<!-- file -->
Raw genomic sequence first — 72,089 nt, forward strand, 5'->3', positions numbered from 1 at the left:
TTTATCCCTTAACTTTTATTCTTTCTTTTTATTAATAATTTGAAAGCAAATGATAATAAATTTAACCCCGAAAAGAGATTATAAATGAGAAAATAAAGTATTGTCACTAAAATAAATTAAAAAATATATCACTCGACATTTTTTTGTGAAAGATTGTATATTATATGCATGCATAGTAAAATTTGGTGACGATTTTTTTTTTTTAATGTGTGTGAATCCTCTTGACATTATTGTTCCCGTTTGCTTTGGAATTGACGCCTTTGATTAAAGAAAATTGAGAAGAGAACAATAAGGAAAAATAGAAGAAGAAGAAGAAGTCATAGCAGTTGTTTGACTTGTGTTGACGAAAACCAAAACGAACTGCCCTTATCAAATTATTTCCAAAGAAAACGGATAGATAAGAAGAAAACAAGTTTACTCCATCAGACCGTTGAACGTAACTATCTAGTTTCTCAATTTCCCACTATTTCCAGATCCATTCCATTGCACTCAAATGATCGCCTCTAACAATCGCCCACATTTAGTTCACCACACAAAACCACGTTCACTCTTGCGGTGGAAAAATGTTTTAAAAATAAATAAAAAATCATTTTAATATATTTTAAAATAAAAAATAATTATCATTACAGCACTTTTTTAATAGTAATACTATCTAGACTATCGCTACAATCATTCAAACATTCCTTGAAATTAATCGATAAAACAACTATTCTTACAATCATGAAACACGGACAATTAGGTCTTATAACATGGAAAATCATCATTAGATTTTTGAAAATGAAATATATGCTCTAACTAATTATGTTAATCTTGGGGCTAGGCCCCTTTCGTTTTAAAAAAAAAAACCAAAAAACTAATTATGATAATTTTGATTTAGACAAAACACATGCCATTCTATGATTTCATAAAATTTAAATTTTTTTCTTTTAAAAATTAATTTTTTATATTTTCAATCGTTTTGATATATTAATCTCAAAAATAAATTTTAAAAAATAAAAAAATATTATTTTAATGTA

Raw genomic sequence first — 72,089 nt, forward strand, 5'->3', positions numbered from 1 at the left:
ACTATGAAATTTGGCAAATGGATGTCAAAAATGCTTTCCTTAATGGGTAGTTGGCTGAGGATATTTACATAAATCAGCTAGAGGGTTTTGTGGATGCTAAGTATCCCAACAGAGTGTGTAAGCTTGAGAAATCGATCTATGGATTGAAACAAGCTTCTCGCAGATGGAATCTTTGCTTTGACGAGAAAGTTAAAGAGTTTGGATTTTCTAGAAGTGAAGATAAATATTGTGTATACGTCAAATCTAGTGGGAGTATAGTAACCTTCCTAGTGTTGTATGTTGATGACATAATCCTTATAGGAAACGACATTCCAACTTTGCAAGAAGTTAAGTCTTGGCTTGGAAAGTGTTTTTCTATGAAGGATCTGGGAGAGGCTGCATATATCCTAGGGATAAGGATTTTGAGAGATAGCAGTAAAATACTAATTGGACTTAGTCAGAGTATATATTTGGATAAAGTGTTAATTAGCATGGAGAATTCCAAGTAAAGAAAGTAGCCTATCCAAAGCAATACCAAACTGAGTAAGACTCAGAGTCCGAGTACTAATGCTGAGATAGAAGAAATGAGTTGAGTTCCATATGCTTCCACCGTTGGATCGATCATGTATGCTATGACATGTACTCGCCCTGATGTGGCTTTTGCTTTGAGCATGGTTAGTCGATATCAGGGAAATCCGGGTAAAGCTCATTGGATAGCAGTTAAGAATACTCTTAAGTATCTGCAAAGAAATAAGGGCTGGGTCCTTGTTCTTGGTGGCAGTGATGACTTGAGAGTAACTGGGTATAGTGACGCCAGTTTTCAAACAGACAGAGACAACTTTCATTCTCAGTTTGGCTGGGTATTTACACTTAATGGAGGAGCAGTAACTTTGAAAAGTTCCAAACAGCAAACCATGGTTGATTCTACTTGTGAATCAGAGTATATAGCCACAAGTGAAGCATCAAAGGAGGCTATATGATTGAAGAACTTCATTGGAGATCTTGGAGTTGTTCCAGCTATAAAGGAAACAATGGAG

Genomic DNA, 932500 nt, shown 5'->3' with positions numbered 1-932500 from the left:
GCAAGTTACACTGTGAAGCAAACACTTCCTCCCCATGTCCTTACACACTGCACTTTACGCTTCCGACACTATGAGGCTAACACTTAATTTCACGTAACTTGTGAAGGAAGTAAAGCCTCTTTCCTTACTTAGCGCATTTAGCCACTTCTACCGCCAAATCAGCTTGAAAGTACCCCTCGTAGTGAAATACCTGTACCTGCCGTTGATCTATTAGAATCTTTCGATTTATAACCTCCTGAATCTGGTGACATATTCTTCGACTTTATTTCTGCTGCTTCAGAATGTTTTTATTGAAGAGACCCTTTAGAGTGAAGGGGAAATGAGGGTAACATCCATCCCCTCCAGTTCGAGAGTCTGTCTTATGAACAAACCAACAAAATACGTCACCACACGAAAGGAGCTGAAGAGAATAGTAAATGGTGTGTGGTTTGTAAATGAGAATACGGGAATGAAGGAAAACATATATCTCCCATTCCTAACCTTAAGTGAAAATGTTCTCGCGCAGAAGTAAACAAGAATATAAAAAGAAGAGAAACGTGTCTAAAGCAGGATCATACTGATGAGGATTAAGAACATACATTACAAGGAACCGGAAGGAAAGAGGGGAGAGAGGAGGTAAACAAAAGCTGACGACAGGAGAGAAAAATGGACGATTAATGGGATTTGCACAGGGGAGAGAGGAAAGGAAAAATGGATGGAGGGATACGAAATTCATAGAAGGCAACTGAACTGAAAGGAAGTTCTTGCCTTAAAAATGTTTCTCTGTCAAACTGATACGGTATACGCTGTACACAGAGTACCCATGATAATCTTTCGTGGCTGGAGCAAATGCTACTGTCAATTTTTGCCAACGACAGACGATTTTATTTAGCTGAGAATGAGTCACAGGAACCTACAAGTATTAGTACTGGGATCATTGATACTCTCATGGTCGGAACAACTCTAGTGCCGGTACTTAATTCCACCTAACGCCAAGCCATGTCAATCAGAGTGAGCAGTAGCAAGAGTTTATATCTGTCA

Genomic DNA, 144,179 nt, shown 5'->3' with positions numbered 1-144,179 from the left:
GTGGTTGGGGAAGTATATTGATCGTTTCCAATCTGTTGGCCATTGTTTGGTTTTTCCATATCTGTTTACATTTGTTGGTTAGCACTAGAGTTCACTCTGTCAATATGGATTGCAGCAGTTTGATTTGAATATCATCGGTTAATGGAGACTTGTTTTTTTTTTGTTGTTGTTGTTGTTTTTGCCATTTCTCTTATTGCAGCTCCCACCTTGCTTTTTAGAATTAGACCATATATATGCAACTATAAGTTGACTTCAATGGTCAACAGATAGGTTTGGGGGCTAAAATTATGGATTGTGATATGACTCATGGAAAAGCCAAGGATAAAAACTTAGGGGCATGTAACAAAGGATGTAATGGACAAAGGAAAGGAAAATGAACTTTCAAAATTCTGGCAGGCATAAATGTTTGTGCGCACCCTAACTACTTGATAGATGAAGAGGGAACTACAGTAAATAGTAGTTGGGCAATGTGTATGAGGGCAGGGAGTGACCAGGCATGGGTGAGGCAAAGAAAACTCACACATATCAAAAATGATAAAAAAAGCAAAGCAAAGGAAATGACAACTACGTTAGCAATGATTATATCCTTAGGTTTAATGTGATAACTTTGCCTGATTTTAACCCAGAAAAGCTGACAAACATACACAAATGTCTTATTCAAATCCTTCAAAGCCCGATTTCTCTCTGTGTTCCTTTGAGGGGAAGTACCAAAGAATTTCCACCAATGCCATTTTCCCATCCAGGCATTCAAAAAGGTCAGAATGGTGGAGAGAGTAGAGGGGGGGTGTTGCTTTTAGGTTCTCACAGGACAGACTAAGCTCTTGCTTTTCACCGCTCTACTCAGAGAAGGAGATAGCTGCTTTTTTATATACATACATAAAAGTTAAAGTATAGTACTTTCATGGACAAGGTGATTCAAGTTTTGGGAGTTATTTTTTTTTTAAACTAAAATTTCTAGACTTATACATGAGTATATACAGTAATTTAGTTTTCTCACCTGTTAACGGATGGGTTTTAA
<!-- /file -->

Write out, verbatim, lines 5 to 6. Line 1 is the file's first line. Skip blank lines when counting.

Genomic DNA, 932500 nt, shown 5'->3' with positions numbered 1-932500 from the left:
GCAAGTTACACTGTGAAGCAAACACTTCCTCCCCATGTCCTTACACACTGCACTTTACGCTTCCGACACTATGAGGCTAACACTTAATTTCACGTAACTTGTGAAGGAAGTAAAGCCTCTTTCCTTACTTAGCGCATTTAGCCACTTCTACCGCCAAATCAGCTTGAAAGTACCCCTCGTAGTGAAATACCTGTACCTGCCGTTGATCTATTAGAATCTTTCGATTTATAACCTCCTGAATCTGGTGACATATTCTTCGACTTTATTTCTGCTGCTTCAGAATGTTTTTATTGAAGAGACCCTTTAGAGTGAAGGGGAAATGAGGGTAACATCCATCCCCTCCAGTTCGAGAGTCTGTCTTATGAACAAACCAACAAAATACGTCACCACACGAAAGGAGCTGAAGAGAATAGTAAATGGTGTGTGGTTTGTAAATGAGAATACGGGAATGAAGGAAAACATATATCTCCCATTCCTAACCTTAAGTGAAAATGTTCTCGCGCAGAAGTAAACAAGAATATAAAAAGAAGAGAAACGTGTCTAAAGCAGGATCATACTGATGAGGATTAAGAACATACATTACAAGGAACCGGAAGGAAAGAGGGGAGAGAGGAGGTAAACAAAAGCTGACGACAGGAGAGAAAAATGGACGATTAATGGGATTTGCACAGGGGAGAGAGGAAAGGAAAAATGGATGGAGGGATACGAAATTCATAGAAGGCAACTGAACTGAAAGGAAGTTCTTGCCTTAAAAATGTTTCTCTGTCAAACTGATACGGTATACGCTGTACACAGAGTACCCATGATAATCTTTCGTGGCTGGAGCAAATGCTACTGTCAATTTTTGCCAACGACAGACGATTTTATTTAGCTGAGAATGAGTCACAGGAACCTACAAGTATTAGTACTGGGATCATTGATACTCTCATGGTCGGAACAACTCTAGTGCCGGTACTTAATTCCACCTAACGCCAAGCCATGTCAATCAGAGTGAGCAGTAGCAAGAGTTTATATCTGTCA